Washington Co. jobless rate again tops 10%

June 26, 2009|By ANDREW SCHOTZ

WASHINGTON COUNTY -- In May, Washington County's unemployment rate was more than 10 percent for the third time in four months, according to state figures released Friday.

The county's May rate was 10.1 percent, according to the state Department of Labor, Licensing & Regulation (DLLR).

The rate was 10.0 percent in February and 10.5 percent in March, then dropped to 9.7 percent in April.

In May 2008, the county's unemployment rate was 5.1 percent.

Robin Ferree, deputy director of the Hagerstown-Washington County Economic Development Commission, said the county has had notable jobs cuts and business closings this year, but he wasn't sure if anything major happened in May.

DLLR said the state's seasonally adjusted unemployment rate last month was 7.2 percent, up four-tenths of a percentage point from the previous month.


The state's rate remains well below the national rate, which was 9.4 percent in May, up from 8.9 percent in April, DLLR said.

"Nearly 25,000 Marylanders lost their jobs during May," DLLR said in a June 19 press release. "While a portion of this decline was absorbed by the exodus of workers from the job market, the statewide unemployment rolls expanded by just over 12,800 people to reach a level of 212,494 in May."

Construction, which DLLR said "has been battered by the economic downturn," changed little in May, according to the release.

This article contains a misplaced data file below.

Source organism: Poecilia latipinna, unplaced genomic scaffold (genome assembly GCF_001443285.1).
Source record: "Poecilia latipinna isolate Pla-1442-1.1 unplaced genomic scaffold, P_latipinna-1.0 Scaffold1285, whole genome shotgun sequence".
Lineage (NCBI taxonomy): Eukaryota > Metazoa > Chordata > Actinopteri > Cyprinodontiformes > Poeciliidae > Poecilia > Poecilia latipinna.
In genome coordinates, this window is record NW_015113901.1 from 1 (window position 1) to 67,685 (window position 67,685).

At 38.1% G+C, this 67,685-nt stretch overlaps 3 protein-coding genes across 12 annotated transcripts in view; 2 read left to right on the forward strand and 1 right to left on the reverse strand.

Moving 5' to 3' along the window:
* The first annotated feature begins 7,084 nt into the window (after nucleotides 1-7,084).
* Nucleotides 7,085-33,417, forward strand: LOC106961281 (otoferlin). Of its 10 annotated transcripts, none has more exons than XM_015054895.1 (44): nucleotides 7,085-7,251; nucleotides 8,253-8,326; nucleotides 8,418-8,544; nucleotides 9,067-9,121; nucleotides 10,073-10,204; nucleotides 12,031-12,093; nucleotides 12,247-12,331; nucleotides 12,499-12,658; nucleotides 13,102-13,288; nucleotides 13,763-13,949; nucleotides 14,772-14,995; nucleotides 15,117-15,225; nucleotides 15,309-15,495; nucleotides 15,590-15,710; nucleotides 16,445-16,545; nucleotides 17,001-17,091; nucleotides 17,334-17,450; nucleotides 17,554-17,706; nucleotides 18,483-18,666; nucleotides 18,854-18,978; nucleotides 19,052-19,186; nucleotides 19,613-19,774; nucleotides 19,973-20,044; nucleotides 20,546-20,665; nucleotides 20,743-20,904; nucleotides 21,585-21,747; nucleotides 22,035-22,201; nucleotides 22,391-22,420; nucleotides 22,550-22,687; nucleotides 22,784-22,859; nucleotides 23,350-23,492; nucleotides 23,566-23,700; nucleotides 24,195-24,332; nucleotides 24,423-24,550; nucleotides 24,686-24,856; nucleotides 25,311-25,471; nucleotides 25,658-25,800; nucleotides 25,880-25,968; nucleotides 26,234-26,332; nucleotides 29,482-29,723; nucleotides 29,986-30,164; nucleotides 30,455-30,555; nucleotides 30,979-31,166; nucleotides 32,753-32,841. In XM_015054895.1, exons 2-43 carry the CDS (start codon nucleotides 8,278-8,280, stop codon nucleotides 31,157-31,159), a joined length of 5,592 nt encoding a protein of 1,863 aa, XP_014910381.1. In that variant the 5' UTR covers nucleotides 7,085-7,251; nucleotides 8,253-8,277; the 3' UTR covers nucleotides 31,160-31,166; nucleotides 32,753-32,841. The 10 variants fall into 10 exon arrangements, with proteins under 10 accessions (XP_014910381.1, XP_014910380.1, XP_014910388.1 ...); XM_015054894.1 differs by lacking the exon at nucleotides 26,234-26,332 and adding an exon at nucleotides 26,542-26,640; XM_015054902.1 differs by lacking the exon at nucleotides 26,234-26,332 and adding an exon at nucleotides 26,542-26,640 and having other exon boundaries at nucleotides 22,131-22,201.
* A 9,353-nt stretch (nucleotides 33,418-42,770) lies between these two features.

Ferree said Washington County has seen the decline in both residential and commercial construction.

"In the county, permit applications are down from one year ago," he said.

DLLR said industry, administrative and support services, and leisure and hospitality were segments of the work force with increases in jobs.

Thomas B. Riford, president and CEO of the Hagerstown-Washington County Convention & Visitors Bureau, said the number of local leisure and hospitality jobs has gone up in recent years.

"This was one bright, shining part of our economy," he said.

Riford said the tourism industry has fared better than other parts of the economy as people travel shorter distances within the state.

A recent report showed tourism sales tax revenue rising in Maryland, with Washington County having one of the four highest increases, he said.

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